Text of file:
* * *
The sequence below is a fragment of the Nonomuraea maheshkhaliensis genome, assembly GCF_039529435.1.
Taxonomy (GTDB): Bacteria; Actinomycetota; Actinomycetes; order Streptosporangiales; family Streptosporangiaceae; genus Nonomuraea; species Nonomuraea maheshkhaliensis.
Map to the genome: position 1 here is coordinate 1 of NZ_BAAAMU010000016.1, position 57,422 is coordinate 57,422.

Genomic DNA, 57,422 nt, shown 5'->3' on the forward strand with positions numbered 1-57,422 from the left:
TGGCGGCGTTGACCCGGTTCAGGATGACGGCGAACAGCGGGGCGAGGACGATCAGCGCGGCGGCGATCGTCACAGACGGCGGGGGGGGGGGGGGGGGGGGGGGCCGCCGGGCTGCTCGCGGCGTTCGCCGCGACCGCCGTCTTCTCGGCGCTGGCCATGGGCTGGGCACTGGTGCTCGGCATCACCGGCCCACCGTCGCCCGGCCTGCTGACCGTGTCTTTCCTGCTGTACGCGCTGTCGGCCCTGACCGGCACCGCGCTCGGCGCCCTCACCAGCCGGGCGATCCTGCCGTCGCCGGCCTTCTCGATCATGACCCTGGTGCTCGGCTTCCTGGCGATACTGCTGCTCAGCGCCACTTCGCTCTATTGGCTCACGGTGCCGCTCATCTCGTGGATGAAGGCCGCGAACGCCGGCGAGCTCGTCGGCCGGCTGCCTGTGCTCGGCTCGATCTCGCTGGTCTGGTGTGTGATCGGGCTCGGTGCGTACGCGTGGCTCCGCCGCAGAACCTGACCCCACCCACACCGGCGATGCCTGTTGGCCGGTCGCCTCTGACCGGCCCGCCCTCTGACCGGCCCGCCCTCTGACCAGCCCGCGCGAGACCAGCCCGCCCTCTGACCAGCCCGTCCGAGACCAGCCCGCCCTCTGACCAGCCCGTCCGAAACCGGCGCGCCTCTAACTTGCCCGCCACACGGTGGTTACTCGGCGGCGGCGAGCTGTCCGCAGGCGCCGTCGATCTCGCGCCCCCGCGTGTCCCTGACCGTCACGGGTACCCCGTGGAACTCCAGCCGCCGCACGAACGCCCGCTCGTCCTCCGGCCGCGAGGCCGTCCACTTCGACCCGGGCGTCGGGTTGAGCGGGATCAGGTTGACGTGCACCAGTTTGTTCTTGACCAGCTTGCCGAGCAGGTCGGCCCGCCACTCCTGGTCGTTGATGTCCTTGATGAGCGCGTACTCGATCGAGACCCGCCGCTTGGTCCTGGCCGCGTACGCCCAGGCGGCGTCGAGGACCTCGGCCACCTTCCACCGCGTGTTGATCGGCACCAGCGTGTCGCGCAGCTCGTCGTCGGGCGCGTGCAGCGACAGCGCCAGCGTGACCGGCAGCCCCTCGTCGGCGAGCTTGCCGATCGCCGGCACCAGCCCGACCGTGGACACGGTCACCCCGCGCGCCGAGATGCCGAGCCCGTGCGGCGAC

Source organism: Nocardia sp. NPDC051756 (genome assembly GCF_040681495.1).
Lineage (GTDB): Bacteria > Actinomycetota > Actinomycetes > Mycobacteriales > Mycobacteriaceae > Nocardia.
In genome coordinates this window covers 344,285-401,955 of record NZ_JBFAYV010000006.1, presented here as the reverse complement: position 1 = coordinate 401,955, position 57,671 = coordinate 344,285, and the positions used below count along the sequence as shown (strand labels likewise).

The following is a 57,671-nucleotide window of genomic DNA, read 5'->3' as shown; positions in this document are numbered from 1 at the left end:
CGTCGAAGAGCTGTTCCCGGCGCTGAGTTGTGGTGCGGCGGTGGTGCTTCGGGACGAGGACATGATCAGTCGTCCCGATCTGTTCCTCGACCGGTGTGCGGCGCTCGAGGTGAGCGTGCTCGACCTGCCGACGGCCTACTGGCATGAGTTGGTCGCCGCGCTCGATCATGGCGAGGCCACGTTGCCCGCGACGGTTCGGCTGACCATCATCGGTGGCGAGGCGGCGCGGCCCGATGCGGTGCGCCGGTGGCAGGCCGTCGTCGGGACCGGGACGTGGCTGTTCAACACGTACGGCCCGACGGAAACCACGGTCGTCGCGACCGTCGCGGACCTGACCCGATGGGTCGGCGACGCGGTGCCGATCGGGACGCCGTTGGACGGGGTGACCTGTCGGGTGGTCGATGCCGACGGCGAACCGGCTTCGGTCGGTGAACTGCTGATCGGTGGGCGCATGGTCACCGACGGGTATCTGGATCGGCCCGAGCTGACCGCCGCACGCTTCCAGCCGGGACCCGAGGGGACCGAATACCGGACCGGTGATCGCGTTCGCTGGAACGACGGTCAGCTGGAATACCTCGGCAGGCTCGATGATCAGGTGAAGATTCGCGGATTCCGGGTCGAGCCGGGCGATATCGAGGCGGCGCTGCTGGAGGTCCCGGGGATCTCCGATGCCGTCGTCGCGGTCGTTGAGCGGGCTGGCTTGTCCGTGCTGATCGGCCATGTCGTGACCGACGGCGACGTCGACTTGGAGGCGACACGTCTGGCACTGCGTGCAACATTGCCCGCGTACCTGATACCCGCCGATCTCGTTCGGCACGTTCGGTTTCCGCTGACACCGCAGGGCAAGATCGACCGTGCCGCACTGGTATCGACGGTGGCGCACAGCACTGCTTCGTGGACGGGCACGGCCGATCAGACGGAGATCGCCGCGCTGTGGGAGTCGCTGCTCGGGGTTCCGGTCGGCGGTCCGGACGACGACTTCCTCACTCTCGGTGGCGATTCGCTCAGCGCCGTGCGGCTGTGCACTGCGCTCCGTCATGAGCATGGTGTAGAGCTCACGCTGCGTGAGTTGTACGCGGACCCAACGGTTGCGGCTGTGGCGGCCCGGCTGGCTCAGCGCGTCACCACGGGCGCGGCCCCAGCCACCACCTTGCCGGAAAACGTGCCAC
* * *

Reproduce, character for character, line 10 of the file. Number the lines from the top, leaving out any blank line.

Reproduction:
CGTCGAAGAGCTGTTCCCGGCGCTGAGTTGTGGTGCGGCGGTGGTGCTTCGGGACGAGGACATGATCAGTCGTCCCGATCTGTTCCTCGACCGGTGTGCGGCGCTCGAGGTGAGCGTGCTCGACCTGCCGACGGCCTACTGGCATGAGTTGGTCGCCGCGCTCGATCATGGCGAGGCCACGTTGCCCGCGACGGTTCGGCTGACCATCATCGGTGGCGAGGCGGCGCGGCCCGATGCGGTGCGCCGGTGGCAGGCCGTCGTCGGGACCGGGACGTGGCTGTTCAACACGTACGGCCCGACGGAAACCACGGTCGTCGCGACCGTCGCGGACCTGACCCGATGGGTCGGCGACGCGGTGCCGATCGGGACGCCGTTGGACGGGGTGACCTGTCGGGTGGTCGATGCCGACGGCGAACCGGCTTCGGTCGGTGAACTGCTGATCGGTGGGCGCATGGTCACCGACGGGTATCTGGATCGGCCCGAGCTGACCGCCGCACGCTTCCAGCCGGGACCCGAGGGGACCGAATACCGGACCGGTGATCGCGTTCGCTGGAACGACGGTCAGCTGGAATACCTCGGCAGGCTCGATGATCAGGTGAAGATTCGCGGATTCCGGGTCGAGCCGGGCGATATCGAGGCGGCGCTGCTGGAGGTCCCGGGGATCTCCGATGCCGTCGTCGCGGTCGTTGAGCGGGCTGGCTTGTCCGTGCTGATCGGCCATGTCGTGACCGACGGCGACGTCGACTTGGAGGCGACACGTCTGGCACTGCGTGCAACATTGCCCGCGTACCTGATACCCGCCGATCTCGTTCGGCACGTTCGGTTTCCGCTGACACCGCAGGGCAAGATCGACCGTGCCGCACTGGTATCGACGGTGGCGCACAGCACTGCTTCGTGGACGGGCACGGCCGATCAGACGGAGATCGCCGCGCTGTGGGAGTCGCTGCTCGGGGTTCCGGTCGGCGGTCCGGACGACGACTTCCTCACTCTCGGTGGCGATTCGCTCAGCGCCGTGCGGCTGTGCACTGCGCTCCGTCATGAGCATGGTGTAGAGCTCACGCTGCGTGAGTTGTACGCGGACCCAACGGTTGCGGCTGTGGCGGCCCGGCTGGCTCAGCGCGTCACCACGGGCGCGGCCCCAGCCACCACCTTGCCGGAAAACGTGCCAC